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ARS Home » Northeast Area » Newark, Delaware » Beneficial Insects Introduction Research Unit » Research » Research Project #429097

Research Project: Area-wide Management of the Emerald Ash Borer to Protect U.S. Plant-Related Industries and Urban and Natural Forest Ecosystems in Midwest Region

Location: Beneficial Insects Introduction Research Unit

Project Number: 8010-22000-028-13-S
Project Type: Non-Assistance Cooperative Agreement

Start Date: Sep 15, 2015
End Date: Sep 15, 2018

The overall goal is to decrease the economic and ecological impacts of the invasive emerald ash borer (EAB), Agrilus planipennis Fairmaire, in urban, suburban and forested areas in Upper Midwest (Michigan) by developing area-wide pest management strategies that are adapted to the dynamics of EAB populations at different phases of the invasion process. These strategies will involve integrated use of tactics including selective treatment of infested trees with a highly effective, systemic insecticide (emamectin benzoate; TREE-age®), girdled trap trees (for a lure-and-kill approach) and classical biological control with Hymenopteran parasitoids introduced from EAB’s native range. Specifically, we will determine whether natural enemies, alone or in combination with application of a highly effective systemic insecticide and/or girdled trees, can control EAB densities and allow persistence and recovery of ash, in core areas of the invasion (Upper Midwest Region).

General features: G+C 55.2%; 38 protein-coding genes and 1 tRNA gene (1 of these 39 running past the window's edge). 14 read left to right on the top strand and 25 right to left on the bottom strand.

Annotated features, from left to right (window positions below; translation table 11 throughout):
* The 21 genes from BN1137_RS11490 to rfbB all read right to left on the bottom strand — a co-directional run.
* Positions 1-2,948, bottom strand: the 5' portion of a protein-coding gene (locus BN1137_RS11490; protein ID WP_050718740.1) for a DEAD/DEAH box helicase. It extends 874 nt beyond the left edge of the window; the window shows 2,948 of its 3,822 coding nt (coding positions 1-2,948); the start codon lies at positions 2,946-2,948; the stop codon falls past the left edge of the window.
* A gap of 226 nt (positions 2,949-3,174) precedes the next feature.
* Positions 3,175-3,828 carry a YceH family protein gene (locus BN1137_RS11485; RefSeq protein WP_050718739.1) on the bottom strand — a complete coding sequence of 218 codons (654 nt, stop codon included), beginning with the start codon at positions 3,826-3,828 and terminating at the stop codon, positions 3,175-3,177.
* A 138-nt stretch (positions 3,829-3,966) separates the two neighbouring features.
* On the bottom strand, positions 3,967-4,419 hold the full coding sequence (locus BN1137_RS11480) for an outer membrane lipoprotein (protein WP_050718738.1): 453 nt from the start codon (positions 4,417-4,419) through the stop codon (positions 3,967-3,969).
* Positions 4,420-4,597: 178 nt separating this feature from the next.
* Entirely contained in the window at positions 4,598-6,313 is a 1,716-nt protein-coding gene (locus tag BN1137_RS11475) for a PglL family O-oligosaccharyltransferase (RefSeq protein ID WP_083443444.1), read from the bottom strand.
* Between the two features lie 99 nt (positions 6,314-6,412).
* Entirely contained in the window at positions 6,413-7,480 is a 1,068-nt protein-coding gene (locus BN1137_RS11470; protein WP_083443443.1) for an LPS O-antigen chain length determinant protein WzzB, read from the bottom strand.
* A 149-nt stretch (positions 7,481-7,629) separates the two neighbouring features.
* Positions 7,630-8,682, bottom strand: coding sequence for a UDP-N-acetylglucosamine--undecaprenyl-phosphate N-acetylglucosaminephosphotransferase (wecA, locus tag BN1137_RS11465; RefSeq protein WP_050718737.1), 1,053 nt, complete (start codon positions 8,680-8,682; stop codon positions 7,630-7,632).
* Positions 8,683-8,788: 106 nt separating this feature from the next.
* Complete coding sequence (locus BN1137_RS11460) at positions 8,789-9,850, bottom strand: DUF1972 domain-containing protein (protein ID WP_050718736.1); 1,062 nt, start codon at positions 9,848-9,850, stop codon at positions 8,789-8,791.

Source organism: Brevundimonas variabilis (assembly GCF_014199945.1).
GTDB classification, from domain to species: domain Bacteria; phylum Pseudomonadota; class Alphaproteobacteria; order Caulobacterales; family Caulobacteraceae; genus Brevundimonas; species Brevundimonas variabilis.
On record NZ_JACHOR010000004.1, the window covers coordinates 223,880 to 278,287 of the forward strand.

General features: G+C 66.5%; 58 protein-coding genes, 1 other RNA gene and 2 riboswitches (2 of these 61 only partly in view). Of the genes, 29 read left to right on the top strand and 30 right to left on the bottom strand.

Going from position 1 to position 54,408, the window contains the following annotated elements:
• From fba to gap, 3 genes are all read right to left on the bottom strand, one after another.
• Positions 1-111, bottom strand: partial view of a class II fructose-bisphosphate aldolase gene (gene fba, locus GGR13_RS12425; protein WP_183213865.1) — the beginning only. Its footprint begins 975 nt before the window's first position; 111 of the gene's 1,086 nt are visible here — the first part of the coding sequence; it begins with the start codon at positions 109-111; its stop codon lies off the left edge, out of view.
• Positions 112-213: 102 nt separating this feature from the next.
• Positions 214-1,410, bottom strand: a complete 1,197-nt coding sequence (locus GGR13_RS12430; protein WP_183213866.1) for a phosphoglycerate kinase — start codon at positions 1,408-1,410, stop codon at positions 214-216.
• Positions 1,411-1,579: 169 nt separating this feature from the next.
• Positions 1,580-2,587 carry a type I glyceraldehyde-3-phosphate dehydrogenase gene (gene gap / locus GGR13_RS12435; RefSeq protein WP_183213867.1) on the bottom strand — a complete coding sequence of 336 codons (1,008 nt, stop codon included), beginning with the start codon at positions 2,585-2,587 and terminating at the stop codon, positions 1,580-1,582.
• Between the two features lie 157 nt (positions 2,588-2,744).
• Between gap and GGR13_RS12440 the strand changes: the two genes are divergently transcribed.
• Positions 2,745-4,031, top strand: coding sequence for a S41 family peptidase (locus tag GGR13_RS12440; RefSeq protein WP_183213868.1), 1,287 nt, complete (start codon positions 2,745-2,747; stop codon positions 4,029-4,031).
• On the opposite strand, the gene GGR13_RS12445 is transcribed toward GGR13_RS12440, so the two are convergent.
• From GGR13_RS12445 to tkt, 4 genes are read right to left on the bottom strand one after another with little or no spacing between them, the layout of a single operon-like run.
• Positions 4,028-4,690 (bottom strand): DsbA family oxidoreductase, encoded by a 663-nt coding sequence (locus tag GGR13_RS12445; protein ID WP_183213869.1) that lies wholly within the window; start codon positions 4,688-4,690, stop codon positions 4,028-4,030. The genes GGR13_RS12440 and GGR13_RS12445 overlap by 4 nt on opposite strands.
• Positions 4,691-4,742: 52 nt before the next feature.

Replicated field experiments will be conducted to evaluate effects of (a) biological control alone (i.e., releases of introduced parasitoids) and (b) integrating biological control, treatment of selected trees with the systemic insecticide and /or girdled trap trees. Field trials will be set up in an area of central lower Michigan (Isabella County) where DGM has had EAB research underway since 2008. We will select three areas, each 40 acres in size, on state forest land. In 2008-2009, all ash >10 cm DBH in each area were inventoried by DBH class. Density of EAB larvae was recorded annually on at least 8 felled and debarked ash trees, located systematically in each area. For this project, we anticipate dividing the 40 acre areas into four equal quadrants (each consisting of 16 grid cells comprising 10 acres). One quadrant will remain untreated, while 10-30% of live ash trees (or ash phloem area) in another quadrant will be treated with the TREE-age™ product. Asian parasitoids will be released in a third quadrant. In the fourth quadrant, parasitoid releases and the insecticide will be combined. We expect that as T. planipennisi and other parasitoids disperses, we will eventually end up with two quadrants that have only parasitoids and two quadrants with parasitoids plus the systemic insecticide treatment, paralleling the situation in Ingham and Clinton Counties. Similar experimental designs will be also be used at selected sites in the Northeast Region.